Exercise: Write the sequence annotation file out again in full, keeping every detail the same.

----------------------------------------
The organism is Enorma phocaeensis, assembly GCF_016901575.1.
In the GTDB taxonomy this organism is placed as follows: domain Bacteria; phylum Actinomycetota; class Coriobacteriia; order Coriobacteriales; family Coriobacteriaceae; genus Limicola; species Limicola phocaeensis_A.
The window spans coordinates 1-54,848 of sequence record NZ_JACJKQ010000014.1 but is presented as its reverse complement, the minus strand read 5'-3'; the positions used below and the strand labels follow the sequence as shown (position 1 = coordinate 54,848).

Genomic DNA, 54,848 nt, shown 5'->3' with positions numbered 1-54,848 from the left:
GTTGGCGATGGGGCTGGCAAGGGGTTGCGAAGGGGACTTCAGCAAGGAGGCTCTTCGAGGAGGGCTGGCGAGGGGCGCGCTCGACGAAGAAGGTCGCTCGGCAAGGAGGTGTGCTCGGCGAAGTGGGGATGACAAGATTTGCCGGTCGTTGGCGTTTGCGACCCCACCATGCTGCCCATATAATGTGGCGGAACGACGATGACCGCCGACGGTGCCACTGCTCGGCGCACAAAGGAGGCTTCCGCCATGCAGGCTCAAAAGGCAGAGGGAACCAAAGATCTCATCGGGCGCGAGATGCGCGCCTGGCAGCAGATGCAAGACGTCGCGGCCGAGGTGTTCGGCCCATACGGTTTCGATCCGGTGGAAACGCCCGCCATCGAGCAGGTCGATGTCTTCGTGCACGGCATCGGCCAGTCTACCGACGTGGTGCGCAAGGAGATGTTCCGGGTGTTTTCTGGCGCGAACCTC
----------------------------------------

The organism is Enorma phocaeensis, assembly GCF_016901575.1.
In the GTDB taxonomy this organism is placed as follows: domain Bacteria; phylum Actinomycetota; class Coriobacteriia; order Coriobacteriales; family Coriobacteriaceae; genus Limicola; species Limicola phocaeensis_A.
The window spans coordinates 1-54,848 of sequence record NZ_JACJKQ010000014.1 but is presented as its reverse complement, the minus strand read 5'-3'; the positions used below and the strand labels follow the sequence as shown (position 1 = coordinate 54,848).

Genomic DNA, 54,848 nt, shown 5'->3' with positions numbered 1-54,848 from the left:
GTTGGCGATGGGGCTGGCAAGGGGTTGCGAAGGGGACTTCAGCAAGGAGGCTCTTCGAGGAGGGCTGGCGAGGGGCGCGCTCGACGAAGAAGGTCGCTCGGCAAGGAGGTGTGCTCGGCGAAGTGGGGATGACAAGATTTGCCGGTCGTTGGCGTTTGCGACCCCACCATGCTGCCCATATAATGTGGCGGAACGACGATGACCGCCGACGGTGCCACTGCTCGGCGCACAAAGGAGGCTTCCGCCATGCAGGCTCAAAAGGCAGAGGGAACCAAAGATCTCATCGGGCGCGAGATGCGCGCCTGGCAGCAGATGCAAGACGTCGCGGCCGAGGTGTTCGGCCCATACGGTTTCGATCCGGTGGAAACGCCCGCCATCGAGCAGGTCGATGTCTTCGTGCACGGCATCGGCCAGTCTACCGACGTGGTGCGCAAGGAGATGTTCCGGGTGTTTTCTGGCGCGAACCTC